Kansas men convicted for plot to blow up Somali complex | News | DW | 18.04.2018
  1. Inhalt
  2. Navigation
  3. Weitere Inhalte
  4. Metanavigation
  5. Suche
  6. Choose from 30 Languages


Kansas men convicted for plot to blow up Somali complex

Three militia members have been convicted of plotting to bomb a Somali apartment complex and mosque in the US state of Kansas. Prosecutors described the plot as an act of domestic terrorism.

Three members of a Kansas militia were convicted by a federal jury on Wednesday of plotting to bomb a Somali apartment complex and mosque, in what prosecutors called an act of domestic terrorism.

The men — Curtis Allen, Gavin Wright and Patrick Eugene Stein — were each convicted on one count of conspiracy to use a weapon of mass destruction and one count of conspiracy against civil rights. Wright was also found guilty of lying to the FBI.

"The defendants in this case acted with clear premeditation in an attempt to kill people on the basis of their religion and national origin," said US Attorney General Jeff Session. "That's not just illegal  it's immoral and unacceptable, and we're not going to stand for it."

Read moreSomalia's parliament and presidential palace rocked by nearby car bomb blast

The three men were members of a right-wing militia called the Kansas Security Force and formed a splinter group, the Crusaders, prosecutors said.  One member of the militia tipped off the plot to the FBI and agreed to wear a wire after he was approached to participate in the plot.

"That confidential source is also to be commended for doing the right thing and the courage he demonstrated," said US Attorney Stephen McAllister.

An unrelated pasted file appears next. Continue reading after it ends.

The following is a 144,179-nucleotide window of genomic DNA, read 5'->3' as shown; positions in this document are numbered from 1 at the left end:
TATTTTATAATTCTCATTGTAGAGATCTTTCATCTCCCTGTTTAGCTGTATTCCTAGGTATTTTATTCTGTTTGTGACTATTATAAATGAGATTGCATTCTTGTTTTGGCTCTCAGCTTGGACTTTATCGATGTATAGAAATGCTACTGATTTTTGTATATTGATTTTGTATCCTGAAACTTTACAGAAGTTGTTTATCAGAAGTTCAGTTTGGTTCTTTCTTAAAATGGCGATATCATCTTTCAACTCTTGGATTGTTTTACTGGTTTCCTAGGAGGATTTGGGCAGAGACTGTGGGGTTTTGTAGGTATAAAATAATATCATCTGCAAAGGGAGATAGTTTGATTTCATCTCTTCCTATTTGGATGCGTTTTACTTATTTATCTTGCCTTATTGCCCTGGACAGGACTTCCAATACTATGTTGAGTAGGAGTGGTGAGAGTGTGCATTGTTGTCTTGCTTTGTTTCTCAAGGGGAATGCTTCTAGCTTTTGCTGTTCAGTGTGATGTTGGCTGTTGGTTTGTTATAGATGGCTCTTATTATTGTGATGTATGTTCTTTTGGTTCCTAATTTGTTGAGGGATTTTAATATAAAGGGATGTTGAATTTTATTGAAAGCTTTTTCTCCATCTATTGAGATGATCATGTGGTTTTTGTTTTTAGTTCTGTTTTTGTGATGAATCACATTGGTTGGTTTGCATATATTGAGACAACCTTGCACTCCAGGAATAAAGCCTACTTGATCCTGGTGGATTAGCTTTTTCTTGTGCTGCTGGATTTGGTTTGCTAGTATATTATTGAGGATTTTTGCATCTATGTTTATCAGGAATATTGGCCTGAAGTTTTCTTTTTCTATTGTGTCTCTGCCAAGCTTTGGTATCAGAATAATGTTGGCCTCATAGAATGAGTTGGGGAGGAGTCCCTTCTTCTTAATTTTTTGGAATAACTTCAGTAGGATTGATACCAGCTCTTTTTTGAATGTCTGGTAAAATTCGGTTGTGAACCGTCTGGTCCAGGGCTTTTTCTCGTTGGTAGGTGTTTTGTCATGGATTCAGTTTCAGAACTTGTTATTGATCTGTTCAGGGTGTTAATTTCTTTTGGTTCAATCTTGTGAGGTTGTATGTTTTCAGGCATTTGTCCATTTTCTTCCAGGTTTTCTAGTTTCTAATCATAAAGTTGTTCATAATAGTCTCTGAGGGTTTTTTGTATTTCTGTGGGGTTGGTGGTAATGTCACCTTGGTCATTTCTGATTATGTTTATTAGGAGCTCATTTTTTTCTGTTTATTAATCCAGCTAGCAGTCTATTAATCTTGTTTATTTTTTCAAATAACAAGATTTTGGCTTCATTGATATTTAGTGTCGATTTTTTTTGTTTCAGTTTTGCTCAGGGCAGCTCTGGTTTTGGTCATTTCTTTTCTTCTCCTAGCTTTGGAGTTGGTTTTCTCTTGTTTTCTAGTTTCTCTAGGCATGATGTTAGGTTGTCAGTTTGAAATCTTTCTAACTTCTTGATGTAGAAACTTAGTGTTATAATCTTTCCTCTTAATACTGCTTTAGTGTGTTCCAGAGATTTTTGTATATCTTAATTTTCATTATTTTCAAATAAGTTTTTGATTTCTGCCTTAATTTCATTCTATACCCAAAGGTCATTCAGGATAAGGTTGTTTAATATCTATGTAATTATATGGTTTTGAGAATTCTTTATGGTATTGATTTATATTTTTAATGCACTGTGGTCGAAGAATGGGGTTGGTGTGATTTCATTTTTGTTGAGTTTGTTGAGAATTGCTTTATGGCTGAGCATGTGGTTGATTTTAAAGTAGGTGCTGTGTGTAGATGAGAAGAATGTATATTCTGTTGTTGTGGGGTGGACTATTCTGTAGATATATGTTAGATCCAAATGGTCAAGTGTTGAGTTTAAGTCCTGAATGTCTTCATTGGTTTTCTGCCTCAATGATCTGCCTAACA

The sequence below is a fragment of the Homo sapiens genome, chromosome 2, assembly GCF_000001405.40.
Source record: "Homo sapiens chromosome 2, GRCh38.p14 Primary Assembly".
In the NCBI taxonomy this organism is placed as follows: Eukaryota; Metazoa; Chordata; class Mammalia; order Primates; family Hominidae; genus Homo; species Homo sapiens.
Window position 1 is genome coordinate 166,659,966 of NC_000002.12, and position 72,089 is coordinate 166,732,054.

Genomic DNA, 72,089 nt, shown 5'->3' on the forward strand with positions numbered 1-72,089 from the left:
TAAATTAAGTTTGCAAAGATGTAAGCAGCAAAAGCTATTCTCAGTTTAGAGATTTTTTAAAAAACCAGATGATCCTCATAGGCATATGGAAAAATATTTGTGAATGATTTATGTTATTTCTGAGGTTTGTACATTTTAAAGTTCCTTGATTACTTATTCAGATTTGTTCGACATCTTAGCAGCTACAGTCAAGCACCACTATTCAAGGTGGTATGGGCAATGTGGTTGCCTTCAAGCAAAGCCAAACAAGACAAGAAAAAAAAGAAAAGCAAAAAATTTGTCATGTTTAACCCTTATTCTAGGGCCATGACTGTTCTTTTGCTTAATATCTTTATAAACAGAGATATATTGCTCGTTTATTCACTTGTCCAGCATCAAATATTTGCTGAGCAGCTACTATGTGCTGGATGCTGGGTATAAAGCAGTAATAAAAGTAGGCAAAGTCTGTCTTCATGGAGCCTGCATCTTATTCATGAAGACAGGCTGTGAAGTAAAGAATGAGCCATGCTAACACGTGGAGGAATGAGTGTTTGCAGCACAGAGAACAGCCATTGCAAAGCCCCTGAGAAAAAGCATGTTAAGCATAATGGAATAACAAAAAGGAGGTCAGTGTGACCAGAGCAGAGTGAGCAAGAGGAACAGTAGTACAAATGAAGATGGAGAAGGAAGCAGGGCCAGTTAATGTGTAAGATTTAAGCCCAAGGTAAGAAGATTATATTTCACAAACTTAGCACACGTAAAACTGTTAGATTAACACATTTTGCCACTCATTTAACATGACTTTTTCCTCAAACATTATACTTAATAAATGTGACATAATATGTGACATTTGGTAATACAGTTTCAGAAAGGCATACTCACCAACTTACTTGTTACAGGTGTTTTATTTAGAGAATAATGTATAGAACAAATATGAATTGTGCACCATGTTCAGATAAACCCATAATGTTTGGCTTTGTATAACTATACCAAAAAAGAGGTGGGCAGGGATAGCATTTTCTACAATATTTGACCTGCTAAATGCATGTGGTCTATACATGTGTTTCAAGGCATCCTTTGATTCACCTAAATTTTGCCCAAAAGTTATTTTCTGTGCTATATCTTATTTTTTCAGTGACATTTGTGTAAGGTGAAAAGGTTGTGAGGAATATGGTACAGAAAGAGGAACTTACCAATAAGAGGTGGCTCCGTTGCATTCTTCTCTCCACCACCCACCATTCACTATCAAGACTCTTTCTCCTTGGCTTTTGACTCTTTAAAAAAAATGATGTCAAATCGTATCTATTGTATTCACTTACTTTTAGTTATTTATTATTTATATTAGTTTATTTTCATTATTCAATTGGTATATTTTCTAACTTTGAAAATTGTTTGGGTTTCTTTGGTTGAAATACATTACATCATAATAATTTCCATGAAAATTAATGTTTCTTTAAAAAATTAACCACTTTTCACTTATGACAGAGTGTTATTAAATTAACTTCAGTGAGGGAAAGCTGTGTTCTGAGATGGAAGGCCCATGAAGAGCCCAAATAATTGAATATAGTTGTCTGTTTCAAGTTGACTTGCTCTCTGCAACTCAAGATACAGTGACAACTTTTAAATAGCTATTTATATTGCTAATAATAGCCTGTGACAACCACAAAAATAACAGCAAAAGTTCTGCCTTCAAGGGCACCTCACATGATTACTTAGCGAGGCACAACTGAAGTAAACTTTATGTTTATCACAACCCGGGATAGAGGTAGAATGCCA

Read more: Germany sees almost 1,000 anti-Muslim crimes in 2017 

Prosecutors said the three men had stockpiled weapons and explosives in preparation for an attack on a Somali refugee community in the western Kansas town of Garden City.  They said the plotters intended to park vehicles at four corners of the apartment complex and a mosque next to it, then explode bombs to cause maximum death and destruction.

"Evidence during trial established that the defendants held numerous meetings to plan the attack and took significant steps — including making and testing explosives toward implementing their plan," the Justice Department said.

The defense argued the FBI used entrapment and the informant had provided maps and suggested the bombing. It also argued the defendants were their exercising freedom of speech and never intended to act on the attack.

Stein was arrested in 2016 when he delivered fertilizer to undercover FBI agents to make explosives. The three men were indicted in October 2016.

They face up to life imprisonment when they are sentenced in June.

cw/rc (AP, dpa, Reuters)


DW recommends